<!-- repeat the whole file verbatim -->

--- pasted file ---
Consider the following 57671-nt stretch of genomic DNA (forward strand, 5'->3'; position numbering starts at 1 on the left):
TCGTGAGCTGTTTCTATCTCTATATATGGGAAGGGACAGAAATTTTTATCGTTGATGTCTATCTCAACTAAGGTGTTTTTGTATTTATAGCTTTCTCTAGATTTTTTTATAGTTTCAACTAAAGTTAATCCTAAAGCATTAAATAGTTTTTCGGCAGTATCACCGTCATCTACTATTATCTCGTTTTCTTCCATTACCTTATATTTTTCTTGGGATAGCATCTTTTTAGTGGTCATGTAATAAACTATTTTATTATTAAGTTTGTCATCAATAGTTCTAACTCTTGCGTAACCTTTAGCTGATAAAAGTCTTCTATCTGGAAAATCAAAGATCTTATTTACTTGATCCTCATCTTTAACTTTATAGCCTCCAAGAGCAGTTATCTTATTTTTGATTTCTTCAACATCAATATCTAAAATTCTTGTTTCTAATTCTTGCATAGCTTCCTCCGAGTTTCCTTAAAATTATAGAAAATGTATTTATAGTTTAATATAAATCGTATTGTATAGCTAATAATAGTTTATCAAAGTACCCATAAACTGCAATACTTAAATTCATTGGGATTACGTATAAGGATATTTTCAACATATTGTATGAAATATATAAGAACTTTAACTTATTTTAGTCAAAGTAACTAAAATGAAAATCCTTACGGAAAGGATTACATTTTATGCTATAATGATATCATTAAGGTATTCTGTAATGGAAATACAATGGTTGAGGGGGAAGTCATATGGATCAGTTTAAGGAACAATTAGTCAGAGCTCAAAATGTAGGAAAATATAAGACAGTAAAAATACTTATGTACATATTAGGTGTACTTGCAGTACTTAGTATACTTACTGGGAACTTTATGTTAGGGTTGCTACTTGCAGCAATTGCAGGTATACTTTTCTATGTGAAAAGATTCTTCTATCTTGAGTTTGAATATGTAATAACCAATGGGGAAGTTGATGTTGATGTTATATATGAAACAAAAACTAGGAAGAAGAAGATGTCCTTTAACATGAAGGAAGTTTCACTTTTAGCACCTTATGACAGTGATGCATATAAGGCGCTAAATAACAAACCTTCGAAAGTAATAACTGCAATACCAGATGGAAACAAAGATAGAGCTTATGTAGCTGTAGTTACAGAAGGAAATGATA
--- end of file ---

Consider the following 57671-nt stretch of genomic DNA (forward strand, 5'->3'; position numbering starts at 1 on the left):
TCGTGAGCTGTTTCTATCTCTATATATGGGAAGGGACAGAAATTTTTATCGTTGATGTCTATCTCAACTAAGGTGTTTTTGTATTTATAGCTTTCTCTAGATTTTTTTATAGTTTCAACTAAAGTTAATCCTAAAGCATTAAATAGTTTTTCGGCAGTATCACCGTCATCTACTATTATCTCGTTTTCTTCCATTACCTTATATTTTTCTTGGGATAGCATCTTTTTAGTGGTCATGTAATAAACTATTTTATTATTAAGTTTGTCATCAATAGTTCTAACTCTTGCGTAACCTTTAGCTGATAAAAGTCTTCTATCTGGAAAATCAAAGATCTTATTTACTTGATCCTCATCTTTAACTTTATAGCCTCCAAGAGCAGTTATCTTATTTTTGATTTCTTCAACATCAATATCTAAAATTCTTGTTTCTAATTCTTGCATAGCTTCCTCCGAGTTTCCTTAAAATTATAGAAAATGTATTTATAGTTTAATATAAATCGTATTGTATAGCTAATAATAGTTTATCAAAGTACCCATAAACTGCAATACTTAAATTCATTGGGATTACGTATAAGGATATTTTCAACATATTGTATGAAATATATAAGAACTTTAACTTATTTTAGTCAAAGTAACTAAAATGAAAATCCTTACGGAAAGGATTACATTTTATGCTATAATGATATCATTAAGGTATTCTGTAATGGAAATACAATGGTTGAGGGGGAAGTCATATGGATCAGTTTAAGGAACAATTAGTCAGAGCTCAAAATGTAGGAAAATATAAGACAGTAAAAATACTTATGTACATATTAGGTGTACTTGCAGTACTTAGTATACTTACTGGGAACTTTATGTTAGGGTTGCTACTTGCAGCAATTGCAGGTATACTTTTCTATGTGAAAAGATTCTTCTATCTTGAGTTTGAATATGTAATAACCAATGGGGAAGTTGATGTTGATGTTATATATGAAACAAAAACTAGGAAGAAGAAGATGTCCTTTAACATGAAGGAAGTTTCACTTTTAGCACCTTATGACAGTGATGCATATAAGGCGCTAAATAACAAACCTTCGAAAGTAATAACTGCAATACCAGATGGAAACAAAGATAGAGCTTATGTAGCTGTAGTTACAGAAGGAAATGATA